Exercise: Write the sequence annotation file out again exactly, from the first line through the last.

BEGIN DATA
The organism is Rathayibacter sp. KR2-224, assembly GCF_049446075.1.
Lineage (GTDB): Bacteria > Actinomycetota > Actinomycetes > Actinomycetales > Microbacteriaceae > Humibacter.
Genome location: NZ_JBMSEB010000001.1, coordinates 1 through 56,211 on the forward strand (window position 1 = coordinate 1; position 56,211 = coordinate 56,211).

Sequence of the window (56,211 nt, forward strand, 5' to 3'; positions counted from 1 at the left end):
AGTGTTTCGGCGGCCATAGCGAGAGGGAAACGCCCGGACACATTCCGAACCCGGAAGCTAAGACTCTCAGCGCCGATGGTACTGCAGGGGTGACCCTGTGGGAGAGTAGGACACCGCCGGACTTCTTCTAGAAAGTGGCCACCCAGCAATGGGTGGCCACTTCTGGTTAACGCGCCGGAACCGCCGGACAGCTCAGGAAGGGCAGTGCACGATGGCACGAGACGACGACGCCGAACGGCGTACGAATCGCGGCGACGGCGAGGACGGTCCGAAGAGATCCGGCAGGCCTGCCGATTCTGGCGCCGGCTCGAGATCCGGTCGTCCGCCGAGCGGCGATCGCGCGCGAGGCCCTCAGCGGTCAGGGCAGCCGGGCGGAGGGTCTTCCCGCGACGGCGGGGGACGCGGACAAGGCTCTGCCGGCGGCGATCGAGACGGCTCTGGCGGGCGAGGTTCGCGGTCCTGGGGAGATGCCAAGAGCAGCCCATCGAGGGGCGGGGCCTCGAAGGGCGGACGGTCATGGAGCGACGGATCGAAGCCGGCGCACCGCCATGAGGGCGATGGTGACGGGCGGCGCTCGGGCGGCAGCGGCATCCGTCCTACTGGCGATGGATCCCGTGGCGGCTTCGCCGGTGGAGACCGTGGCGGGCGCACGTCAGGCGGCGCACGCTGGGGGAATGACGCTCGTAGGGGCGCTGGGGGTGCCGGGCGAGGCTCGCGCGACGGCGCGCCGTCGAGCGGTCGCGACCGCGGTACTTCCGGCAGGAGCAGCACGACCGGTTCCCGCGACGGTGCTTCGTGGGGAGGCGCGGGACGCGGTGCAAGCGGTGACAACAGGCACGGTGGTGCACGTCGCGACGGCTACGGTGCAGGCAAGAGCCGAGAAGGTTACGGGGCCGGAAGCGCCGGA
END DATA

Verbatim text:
The organism is Rathayibacter sp. KR2-224, assembly GCF_049446075.1.
Lineage (GTDB): Bacteria > Actinomycetota > Actinomycetes > Actinomycetales > Microbacteriaceae > Humibacter.
Genome location: NZ_JBMSEB010000001.1, coordinates 1 through 56,211 on the forward strand (window position 1 = coordinate 1; position 56,211 = coordinate 56,211).

Sequence of the window (56,211 nt, forward strand, 5' to 3'; positions counted from 1 at the left end):
AGTGTTTCGGCGGCCATAGCGAGAGGGAAACGCCCGGACACATTCCGAACCCGGAAGCTAAGACTCTCAGCGCCGATGGTACTGCAGGGGTGACCCTGTGGGAGAGTAGGACACCGCCGGACTTCTTCTAGAAAGTGGCCACCCAGCAATGGGTGGCCACTTCTGGTTAACGCGCCGGAACCGCCGGACAGCTCAGGAAGGGCAGTGCACGATGGCACGAGACGACGACGCCGAACGGCGTACGAATCGCGGCGACGGCGAGGACGGTCCGAAGAGATCCGGCAGGCCTGCCGATTCTGGCGCCGGCTCGAGATCCGGTCGTCCGCCGAGCGGCGATCGCGCGCGAGGCCCTCAGCGGTCAGGGCAGCCGGGCGGAGGGTCTTCCCGCGACGGCGGGGGACGCGGACAAGGCTCTGCCGGCGGCGATCGAGACGGCTCTGGCGGGCGAGGTTCGCGGTCCTGGGGAGATGCCAAGAGCAGCCCATCGAGGGGCGGGGCCTCGAAGGGCGGACGGTCATGGAGCGACGGATCGAAGCCGGCGCACCGCCATGAGGGCGATGGTGACGGGCGGCGCTCGGGCGGCAGCGGCATCCGTCCTACTGGCGATGGATCCCGTGGCGGCTTCGCCGGTGGAGACCGTGGCGGGCGCACGTCAGGCGGCGCACGCTGGGGGAATGACGCTCGTAGGGGCGCTGGGGGTGCCGGGCGAGGCTCGCGCGACGGCGCGCCGTCGAGCGGTCGCGACCGCGGTACTTCCGGCAGGAGCAGCACGACCGGTTCCCGCGACGGTGCTTCGTGGGGAGGCGCGGGACGCGGTGCAAGCGGTGACAACAGGCACGGTGGTGCACGTCGCGACGGCTACGGTGCAGGCAAGAGCCGAGAAGGTTACGGGGCCGGAAGCGCCGGA